Are you obsessed with fabric pattern names and designs, or do you feel lost among gingham, houndstooth, and paisley? Brush up with these home decor swatches and corresponding pattern descriptions (scroll toward the bottom).
A pattern inspired by the appearance of a woven basket.
A check pattern with stripes of equal size; larger than a gingham check.
Strictly speaking, a chevron is a “V” or inverted “V” shape. A zigzag pattern, often with stripes of equal thickness, is commonly referred to as a chevron design.
Damask (derived from the Syrian capital city of Damascus) originally referred to a luxurious fabric with unique woven designs. As a pattern name, damask usually indicates an elaborate design with flourishing acanthus leaves, though many variations exist, from cats to chandeliers.
A stylized lily design; historically, it was a symbol of French nobility, though its origin can be traced back to ancient times.
A complicated ornamental pattern that is often geometric.
Typically, a small check pattern with stripes of equal size; smaller than a buffalo check.
A type of fret design characterized by right angles and often used as a decorative border. Also called a meander, the Greek key design is thought to symbolize infinity and unity.
A pattern with hexagonal shapes.
A duotone, broken check pattern, originally from Scotland.
A complex dye technique used to pattern textiles, with roots in many cultures around the world; ikat prints inspired by this technique can be simple or intricate, often with a hazy or blurred effect.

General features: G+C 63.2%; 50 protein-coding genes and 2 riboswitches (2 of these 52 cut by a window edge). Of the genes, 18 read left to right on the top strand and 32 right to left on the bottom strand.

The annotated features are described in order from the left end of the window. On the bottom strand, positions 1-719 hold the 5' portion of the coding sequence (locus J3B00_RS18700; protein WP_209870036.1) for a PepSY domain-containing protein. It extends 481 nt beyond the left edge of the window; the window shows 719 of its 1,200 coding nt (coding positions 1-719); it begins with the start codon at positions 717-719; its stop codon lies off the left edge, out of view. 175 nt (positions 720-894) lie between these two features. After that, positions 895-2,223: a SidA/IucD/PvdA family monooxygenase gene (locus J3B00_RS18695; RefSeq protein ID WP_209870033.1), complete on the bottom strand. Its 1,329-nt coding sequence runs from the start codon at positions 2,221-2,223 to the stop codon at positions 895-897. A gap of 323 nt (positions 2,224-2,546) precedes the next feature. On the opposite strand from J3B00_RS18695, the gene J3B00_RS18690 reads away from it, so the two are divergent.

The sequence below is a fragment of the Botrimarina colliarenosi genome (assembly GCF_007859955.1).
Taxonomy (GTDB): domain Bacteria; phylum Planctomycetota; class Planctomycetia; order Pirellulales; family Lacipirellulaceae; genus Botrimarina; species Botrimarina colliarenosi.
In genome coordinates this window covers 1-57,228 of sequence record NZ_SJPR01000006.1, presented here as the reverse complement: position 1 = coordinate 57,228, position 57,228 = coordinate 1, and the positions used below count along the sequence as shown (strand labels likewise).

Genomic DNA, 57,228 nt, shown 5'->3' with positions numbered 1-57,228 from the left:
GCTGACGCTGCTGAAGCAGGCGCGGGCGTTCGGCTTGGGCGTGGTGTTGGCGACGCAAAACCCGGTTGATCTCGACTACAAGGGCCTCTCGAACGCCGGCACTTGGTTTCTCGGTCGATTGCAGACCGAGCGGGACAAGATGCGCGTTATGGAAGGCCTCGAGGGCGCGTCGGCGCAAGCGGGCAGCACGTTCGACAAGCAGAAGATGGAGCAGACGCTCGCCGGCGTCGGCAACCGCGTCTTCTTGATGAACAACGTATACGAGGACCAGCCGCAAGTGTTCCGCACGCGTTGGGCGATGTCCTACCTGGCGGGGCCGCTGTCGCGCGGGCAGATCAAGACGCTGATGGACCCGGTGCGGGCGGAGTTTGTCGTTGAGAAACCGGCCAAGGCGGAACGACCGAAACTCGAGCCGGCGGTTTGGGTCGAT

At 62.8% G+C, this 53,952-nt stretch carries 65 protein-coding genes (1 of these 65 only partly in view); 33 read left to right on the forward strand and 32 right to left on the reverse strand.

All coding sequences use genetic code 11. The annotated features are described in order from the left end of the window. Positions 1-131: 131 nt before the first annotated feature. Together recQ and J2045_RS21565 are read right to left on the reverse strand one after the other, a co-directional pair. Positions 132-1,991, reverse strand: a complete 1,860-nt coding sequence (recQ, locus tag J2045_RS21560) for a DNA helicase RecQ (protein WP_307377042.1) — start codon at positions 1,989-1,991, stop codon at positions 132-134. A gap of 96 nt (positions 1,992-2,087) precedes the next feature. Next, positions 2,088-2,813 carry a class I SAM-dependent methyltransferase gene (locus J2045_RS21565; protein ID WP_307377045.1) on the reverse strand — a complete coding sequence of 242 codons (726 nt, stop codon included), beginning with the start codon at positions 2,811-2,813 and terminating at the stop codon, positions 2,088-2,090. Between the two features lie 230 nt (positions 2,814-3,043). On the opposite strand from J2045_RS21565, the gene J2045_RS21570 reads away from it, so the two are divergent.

A fanciful, stylized floral design that harks back to the reign of King James I of England in the 17th century.
A crisscross design that can be simple or ornately embellished.
A tile pattern with lantern-like shapes.
A design inspired by the ogee arch in Middle Eastern and English Gothic architecture; ogee patterns may consist of mirrored arch designs or more stylized, onion-like shapes.
A curved droplet shape with origins in ancient Iran. The name paisley draws from the Scottish town of the same name that produced textiles and shawls with this pattern.
In the United States, plaid refers to patterns featuring crisscrossed horizontal and vertical bands in multiple colors.
A stylized design resembling a clover with four rounded “leaves.” The design may vary to include pointed embellishments (a “barbed quatrefoil”).
A pattern with elaborate medallions inspired by those featured on hand-embroidered textiles from central Asia.
As a pattern name, toile refers to a scenic, monochromatic print that often depicts vignettes of pastoral life. Originally known as “toile de Jouy,” meaning “cloth from Juoy,” toile was popularized by a textile factory in the French town of Jouy-en-Josas in the late 1700s.